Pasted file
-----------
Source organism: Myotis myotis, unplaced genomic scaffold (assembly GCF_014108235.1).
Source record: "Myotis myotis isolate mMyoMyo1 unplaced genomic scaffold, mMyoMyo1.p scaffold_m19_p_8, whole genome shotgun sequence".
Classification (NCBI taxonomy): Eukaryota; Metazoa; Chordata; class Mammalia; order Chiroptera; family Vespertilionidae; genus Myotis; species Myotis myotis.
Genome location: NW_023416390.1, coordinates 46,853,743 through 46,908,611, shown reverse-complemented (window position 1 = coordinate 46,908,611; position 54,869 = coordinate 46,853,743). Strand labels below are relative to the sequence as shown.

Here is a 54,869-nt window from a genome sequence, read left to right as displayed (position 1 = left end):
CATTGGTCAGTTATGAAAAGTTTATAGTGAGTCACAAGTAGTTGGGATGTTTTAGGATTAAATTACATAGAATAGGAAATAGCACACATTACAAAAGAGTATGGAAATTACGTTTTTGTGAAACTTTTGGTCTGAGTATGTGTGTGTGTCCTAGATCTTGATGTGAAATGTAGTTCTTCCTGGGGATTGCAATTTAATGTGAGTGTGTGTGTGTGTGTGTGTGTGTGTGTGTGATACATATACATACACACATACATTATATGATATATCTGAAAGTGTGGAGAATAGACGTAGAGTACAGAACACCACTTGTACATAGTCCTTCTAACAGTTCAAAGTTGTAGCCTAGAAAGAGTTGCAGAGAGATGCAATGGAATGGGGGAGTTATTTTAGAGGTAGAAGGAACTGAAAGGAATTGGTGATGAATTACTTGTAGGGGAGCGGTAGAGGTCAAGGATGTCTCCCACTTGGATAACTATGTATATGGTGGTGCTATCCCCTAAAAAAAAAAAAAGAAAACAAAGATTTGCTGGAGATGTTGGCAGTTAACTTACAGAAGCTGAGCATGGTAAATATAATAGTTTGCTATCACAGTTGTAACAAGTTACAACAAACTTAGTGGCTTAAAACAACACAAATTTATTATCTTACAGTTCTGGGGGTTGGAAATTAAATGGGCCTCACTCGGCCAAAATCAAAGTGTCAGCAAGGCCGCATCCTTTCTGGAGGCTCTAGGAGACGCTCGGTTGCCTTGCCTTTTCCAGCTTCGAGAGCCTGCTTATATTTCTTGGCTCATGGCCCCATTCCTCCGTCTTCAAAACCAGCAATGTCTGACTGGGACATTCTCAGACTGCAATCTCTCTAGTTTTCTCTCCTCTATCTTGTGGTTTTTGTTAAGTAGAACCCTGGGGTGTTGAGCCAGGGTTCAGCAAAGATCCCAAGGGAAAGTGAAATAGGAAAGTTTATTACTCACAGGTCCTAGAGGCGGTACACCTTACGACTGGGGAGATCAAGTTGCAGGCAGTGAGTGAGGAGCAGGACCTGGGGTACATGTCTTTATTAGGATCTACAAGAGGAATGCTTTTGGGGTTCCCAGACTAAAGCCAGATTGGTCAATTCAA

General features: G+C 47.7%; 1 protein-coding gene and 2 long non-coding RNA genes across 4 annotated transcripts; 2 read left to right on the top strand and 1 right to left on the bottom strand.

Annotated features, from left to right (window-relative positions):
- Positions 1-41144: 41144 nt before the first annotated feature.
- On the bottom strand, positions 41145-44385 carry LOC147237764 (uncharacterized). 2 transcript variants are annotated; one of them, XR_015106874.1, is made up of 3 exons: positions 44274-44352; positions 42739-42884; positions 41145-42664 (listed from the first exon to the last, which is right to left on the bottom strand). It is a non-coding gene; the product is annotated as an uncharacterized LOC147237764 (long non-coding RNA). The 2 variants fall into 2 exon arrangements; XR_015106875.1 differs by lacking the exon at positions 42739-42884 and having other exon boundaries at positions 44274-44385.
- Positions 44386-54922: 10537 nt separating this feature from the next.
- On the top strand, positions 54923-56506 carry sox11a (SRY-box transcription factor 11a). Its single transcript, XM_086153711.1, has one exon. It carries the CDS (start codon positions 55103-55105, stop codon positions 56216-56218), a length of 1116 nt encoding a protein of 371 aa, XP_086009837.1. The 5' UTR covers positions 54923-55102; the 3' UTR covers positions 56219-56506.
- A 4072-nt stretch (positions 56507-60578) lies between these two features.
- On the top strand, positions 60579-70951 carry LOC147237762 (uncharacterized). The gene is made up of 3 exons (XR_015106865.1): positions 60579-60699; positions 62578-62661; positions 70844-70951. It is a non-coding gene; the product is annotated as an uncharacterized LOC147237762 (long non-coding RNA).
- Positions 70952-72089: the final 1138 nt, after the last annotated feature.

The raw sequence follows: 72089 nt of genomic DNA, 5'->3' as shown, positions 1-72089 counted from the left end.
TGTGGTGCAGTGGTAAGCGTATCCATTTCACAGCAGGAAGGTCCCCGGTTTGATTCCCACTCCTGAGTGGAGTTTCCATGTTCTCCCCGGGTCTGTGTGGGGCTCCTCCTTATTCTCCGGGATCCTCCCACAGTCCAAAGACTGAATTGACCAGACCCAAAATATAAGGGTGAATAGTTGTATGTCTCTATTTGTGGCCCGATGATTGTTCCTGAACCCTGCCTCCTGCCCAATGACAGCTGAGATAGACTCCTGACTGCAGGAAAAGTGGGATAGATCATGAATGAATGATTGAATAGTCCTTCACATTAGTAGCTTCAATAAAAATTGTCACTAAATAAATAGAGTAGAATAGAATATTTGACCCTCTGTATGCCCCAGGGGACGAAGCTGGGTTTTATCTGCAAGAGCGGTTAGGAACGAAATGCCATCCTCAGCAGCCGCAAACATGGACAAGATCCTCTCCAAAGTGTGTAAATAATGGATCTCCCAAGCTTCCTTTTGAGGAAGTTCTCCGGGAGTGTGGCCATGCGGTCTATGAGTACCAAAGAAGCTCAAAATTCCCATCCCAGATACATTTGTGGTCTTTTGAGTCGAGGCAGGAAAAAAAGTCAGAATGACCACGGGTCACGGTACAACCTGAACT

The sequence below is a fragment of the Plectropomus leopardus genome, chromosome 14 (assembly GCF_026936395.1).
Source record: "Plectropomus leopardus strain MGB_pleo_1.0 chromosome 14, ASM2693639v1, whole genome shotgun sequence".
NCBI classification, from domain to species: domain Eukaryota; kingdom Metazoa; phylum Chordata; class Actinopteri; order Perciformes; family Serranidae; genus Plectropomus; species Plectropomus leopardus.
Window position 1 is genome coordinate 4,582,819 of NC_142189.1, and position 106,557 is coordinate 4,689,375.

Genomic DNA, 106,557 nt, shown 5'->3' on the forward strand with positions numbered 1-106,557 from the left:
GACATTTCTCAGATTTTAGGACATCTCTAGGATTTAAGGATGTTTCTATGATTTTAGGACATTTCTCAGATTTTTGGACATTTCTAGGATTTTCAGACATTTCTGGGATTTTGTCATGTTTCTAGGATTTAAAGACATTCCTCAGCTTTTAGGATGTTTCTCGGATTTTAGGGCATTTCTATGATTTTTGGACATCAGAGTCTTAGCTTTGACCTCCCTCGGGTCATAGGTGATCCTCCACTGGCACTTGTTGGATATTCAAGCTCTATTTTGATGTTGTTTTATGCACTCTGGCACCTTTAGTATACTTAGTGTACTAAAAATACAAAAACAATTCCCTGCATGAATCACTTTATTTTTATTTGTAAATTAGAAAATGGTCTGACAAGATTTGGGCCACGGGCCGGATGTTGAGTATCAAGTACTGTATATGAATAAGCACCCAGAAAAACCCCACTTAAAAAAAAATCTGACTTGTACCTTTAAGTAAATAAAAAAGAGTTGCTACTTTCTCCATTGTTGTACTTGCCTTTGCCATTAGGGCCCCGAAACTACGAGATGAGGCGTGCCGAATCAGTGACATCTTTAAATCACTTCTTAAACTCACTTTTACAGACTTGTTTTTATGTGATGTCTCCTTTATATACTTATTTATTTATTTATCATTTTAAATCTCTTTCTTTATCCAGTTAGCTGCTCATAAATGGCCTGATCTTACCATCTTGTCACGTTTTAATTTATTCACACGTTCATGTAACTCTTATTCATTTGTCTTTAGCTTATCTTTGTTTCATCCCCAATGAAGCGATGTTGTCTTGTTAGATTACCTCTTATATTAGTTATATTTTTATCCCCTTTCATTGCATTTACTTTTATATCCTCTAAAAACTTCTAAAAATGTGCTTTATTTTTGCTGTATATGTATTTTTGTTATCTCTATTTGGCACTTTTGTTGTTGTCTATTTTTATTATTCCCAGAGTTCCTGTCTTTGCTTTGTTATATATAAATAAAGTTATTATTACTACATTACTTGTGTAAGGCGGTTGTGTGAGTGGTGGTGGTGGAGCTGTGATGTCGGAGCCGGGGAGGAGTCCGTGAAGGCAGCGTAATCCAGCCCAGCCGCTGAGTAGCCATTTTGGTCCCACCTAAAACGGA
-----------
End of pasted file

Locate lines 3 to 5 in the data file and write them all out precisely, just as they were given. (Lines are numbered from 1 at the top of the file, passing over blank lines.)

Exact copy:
Classification (NCBI taxonomy): Eukaryota; Metazoa; Chordata; class Mammalia; order Chiroptera; family Vespertilionidae; genus Myotis; species Myotis myotis.
Genome location: NW_023416390.1, coordinates 46,853,743 through 46,908,611, shown reverse-complemented (window position 1 = coordinate 46,908,611; position 54,869 = coordinate 46,853,743). Strand labels below are relative to the sequence as shown.

Here is a 54,869-nt window from a genome sequence, read left to right as displayed (position 1 = left end):